These are choux-pastry type churros, as opposed to the more traditional (I think?!) churros which uses flour and boiling water in making the dough. I tried the latter method a long time ago, and it didn't turn out as I had hoped. So I decided to stick to these ones instead, with a little twist by covering it in a maple syrup glaze. I also made a chocolate sauce (by melting some chocolate in hot milk) for the kids to dunk their churros into. Churros are also referred to as Spanish doughnuts, and are relatively easier and quicker to make compared to regular yeast doughnuts, simply because there's no need to proof the dough.They are also wonderfully light, fluffy and buttery, with a sweet and crunchy exterior that is accentuated by the ridges characteristic of this popular street food.
Sunday, August 31, 2014
Tuesday, August 26, 2014
Ever since I started baking brioche buns (see my Pulled Pork burger with Korean Slaw) and using them for mini beef burgers (a.k.a. sliders), there was no turning back. Given a choice, brioche wins over plain hamburger buns (particularly those that are sold by the dozen at the supermarket). Not all brioche buns are created equal. I have ordered brioche burgers before when dining out, and have come across really thick, heavy, dense and sweet buns that makes the mammoth of the burger a feat to eat (and enjoy). The recipe that I've used for these brioche buns is adapted from Taste.com.au magazine (August 2014 edition). Rich, melt-in-your-mouth and buttery with a hint of sweetness, these brioche buns make supremely delicious burgers. I've also tried buttermilk brioche buns and they are equally good, with the slightest tang from the buttermilk.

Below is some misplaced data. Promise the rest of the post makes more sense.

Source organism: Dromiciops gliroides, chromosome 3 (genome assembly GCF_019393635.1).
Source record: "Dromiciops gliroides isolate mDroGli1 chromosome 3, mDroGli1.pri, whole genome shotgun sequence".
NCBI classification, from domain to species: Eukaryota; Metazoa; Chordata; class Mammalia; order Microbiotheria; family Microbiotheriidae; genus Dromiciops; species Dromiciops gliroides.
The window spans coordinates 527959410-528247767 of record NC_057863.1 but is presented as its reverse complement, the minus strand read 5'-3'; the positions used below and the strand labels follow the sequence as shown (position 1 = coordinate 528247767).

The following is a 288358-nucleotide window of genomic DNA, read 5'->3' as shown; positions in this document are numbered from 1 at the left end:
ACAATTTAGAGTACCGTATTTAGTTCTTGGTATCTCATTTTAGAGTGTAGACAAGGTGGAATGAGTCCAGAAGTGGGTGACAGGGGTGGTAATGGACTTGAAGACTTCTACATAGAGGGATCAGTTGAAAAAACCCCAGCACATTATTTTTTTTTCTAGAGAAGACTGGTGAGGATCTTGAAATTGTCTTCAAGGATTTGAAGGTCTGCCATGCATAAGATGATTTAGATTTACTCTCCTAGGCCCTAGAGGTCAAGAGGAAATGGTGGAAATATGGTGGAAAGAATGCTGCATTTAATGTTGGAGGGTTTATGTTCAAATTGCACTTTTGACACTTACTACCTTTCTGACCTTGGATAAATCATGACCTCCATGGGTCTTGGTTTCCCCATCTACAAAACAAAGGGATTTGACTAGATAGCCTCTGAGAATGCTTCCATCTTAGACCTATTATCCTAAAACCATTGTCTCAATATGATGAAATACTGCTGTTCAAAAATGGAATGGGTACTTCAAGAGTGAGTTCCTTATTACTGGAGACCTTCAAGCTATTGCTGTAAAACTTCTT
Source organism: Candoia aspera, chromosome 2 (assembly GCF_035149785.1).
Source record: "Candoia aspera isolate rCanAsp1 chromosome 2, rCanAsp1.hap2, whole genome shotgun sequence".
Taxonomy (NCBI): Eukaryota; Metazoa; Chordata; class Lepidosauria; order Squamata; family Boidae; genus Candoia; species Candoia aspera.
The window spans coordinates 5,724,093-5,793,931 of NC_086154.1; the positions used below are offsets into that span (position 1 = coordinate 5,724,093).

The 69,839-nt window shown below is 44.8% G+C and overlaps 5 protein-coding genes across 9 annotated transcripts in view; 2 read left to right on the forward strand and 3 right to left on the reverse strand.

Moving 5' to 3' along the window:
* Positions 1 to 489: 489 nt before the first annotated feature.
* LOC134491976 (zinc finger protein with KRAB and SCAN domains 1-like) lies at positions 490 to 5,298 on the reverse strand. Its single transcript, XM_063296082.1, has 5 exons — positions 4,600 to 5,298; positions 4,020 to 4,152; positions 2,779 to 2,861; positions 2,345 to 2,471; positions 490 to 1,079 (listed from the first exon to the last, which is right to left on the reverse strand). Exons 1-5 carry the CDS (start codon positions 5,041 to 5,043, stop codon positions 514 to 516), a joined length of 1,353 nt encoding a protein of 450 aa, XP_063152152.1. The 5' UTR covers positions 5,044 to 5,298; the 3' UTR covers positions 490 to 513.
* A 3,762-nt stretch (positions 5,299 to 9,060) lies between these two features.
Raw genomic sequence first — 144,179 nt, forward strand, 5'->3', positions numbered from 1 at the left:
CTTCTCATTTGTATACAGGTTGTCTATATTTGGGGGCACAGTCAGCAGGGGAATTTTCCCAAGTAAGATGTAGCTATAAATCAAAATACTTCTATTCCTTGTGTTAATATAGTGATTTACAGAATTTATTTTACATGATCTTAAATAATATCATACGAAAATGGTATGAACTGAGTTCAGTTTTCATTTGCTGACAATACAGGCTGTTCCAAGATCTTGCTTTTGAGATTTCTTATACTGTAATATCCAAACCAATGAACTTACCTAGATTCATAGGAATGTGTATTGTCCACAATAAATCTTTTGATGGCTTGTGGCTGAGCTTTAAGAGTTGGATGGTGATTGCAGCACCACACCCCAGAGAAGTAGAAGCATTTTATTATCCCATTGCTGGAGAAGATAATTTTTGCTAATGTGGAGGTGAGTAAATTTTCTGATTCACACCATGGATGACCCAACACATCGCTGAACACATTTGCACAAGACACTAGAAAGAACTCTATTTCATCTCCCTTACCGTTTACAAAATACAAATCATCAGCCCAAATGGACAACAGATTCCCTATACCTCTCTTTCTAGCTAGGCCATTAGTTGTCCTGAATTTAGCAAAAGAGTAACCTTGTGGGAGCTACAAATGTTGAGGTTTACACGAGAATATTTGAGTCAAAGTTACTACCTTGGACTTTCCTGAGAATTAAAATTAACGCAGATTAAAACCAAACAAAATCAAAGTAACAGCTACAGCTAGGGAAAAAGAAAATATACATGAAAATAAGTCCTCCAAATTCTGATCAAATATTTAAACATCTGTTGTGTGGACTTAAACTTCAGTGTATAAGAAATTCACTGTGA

Tuesday, August 19, 2014
This has been the dish of the month for me. I've made these mushrooms at least five times since the start of August, and I've enjoyed it as a side dish, a light lunch and even added it to my instant noodles for a touch of "gourmet". I made a big batch of it which has lasted up till now (there's still some left in the fridge) and have been spooning it liberally on almost anything I can think of. Last night, I made some sushi for the kids and had leftover rice, which I mixed through with some XO sauce. Tasty! I also used the XO sauce in cooking Mapo tofu (instead of using hot bean paste) along with some diced chinese mushrooms. It's a wonderful condiment which I've also used to spruce up some boring fried rice from the Chinese takeaway.
I never knew how to make XO sauce until I found it in Gary Mehigan's new book "Favourites", and it was the first recipe I bookmarked to try (among many others). I thought it was the perfect recipe to try, as I had some premium dried scallops that was long forgotten in the fridge, and the rest were just pantry ingredients that I had. A pretty simple recipe, though I added some extra dried chillies to "colour" the oil more. I added a drop of Cheong Chan caramel towards the end for a little extra flavour. Homemade XO sauce is definitely worth making, and it's probably best you use good quality dried scallops if you plan to do so. I highly recommend serving it on top of grilled king brown (or king oyster) mushrooms and grilled scallions (also from "Favourites") as it's the simplest and tastiest way to enjoy XO sauce.
Thursday, August 14, 2014